'Gazetteer of the Persian Gulf. Vol I. Historical. Part IA & IB. J G Lorimer. 1915'  (676/1782)
The record is made up of 2 volumes (1624 pages). It was created in 1915. It was written in English. The original is part of the British Library: India Office The department of the British Government to which the Government of India reported between 1858 and 1947. The successor to the Court of Directors. Records and Private Papers.
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P^rastimiii h k
aI1| l Suspicion [jg,
: acceptiiig lis te; I
property. It ^ i
ic request of tie Ea |
mid be tlie niii ■ |
i. Saind Fa® k
ier SaTid ^
3port of SaH-yj
en he aliffiawi 11 ■
of the UMk
lis control of
)rt of Si' ; ¥'■
lay j ^'
of estrangement was gradual, and no marked disagreement occurred untU
after the fioal departure in March 1891 of Colonel Ross, whose experience
as Political Resident A senior ranking political representative (equivalent to a Consul General) from the diplomatic corps of the Government of India or one of its subordinate provincial governments, in charge of a Political Residency. in the Gulf extended back over 18 years.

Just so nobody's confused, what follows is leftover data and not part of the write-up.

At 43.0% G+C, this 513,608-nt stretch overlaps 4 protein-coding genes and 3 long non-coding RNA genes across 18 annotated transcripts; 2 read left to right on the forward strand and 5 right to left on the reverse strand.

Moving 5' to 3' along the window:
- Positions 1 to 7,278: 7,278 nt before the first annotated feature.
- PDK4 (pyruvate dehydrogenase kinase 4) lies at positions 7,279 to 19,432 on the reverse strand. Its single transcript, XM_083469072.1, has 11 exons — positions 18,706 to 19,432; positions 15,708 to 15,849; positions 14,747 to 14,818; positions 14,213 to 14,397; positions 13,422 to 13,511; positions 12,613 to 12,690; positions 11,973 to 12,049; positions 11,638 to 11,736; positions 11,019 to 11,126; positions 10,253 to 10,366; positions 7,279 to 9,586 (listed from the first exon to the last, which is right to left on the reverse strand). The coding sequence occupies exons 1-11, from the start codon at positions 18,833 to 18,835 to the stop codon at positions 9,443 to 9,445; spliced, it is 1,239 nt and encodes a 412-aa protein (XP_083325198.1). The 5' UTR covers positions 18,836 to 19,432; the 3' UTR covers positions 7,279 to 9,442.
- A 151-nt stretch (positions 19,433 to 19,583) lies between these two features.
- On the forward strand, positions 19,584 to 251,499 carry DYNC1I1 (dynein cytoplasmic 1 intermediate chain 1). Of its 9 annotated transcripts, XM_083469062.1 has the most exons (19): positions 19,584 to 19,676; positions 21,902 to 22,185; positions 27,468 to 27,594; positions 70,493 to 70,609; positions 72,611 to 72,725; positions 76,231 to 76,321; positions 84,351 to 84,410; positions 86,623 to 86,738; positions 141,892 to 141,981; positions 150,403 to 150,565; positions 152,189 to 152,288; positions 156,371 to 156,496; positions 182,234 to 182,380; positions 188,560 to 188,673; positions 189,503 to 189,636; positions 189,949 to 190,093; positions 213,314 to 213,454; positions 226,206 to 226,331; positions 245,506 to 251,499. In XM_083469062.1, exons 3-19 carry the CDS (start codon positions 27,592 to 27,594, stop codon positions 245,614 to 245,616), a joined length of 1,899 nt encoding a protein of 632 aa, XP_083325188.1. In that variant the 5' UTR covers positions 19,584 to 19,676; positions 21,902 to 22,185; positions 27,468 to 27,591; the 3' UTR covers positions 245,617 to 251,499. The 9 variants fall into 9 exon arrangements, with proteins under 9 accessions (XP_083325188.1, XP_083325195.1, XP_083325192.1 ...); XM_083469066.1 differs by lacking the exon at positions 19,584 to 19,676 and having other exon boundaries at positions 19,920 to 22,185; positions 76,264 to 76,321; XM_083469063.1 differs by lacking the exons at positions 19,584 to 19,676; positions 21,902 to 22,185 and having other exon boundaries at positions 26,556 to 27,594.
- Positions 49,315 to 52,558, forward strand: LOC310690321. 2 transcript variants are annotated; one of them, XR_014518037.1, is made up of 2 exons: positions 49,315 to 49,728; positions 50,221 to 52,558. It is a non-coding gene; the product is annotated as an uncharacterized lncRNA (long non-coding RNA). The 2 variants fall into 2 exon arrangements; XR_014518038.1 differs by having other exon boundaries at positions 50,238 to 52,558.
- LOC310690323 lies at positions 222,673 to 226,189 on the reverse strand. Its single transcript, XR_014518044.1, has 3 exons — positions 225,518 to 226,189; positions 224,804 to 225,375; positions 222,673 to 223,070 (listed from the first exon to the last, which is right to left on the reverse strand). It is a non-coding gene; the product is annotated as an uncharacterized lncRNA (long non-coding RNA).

Saiyid Faisal, on first assuming the administration, expressed a hope
(hat the friendship of the British Government might be continued to
him, solicited their protection, aud promised steadfastly to carry out their
wishes. On the advice of Colonel Ross tormai recognition ct the new
Saltan was postponed, but payment to him of the "Zanzibar" subsidy
was not suspended. The Government of India, in recommending the
continuance of the subsidy, took the opportunity to suggest that, as m
former times, a part of it should be made chargeable to Her Majesty s
Government; but no alteration of the existing arrangements was obtained.
In 1888, during this period of undefined relations and iu connection with
his operations against 'Awabi, Faisal requested the support of H.M.S.
« Turquoise " on the Batinah coast, but it was not granted ; and about t c
same time both 'Abdul 'Aziz aud Ibrahim-bin-Qais wrote to inquire
whether Saiyid Faisal would be supported by the British Government in
the same manner as his father,—a query to which the Resident returne
a very guarded reply.
In the spring of 1889 the formal recognition of Faisal's Sultanate,
reeommended by the Resident and the Government of India, was
authorised by the Secretary of State ; but Colonel Ross, findiugon anna
at Masqat that fresh dangers threatened the new ruler from ic 811 ' |iy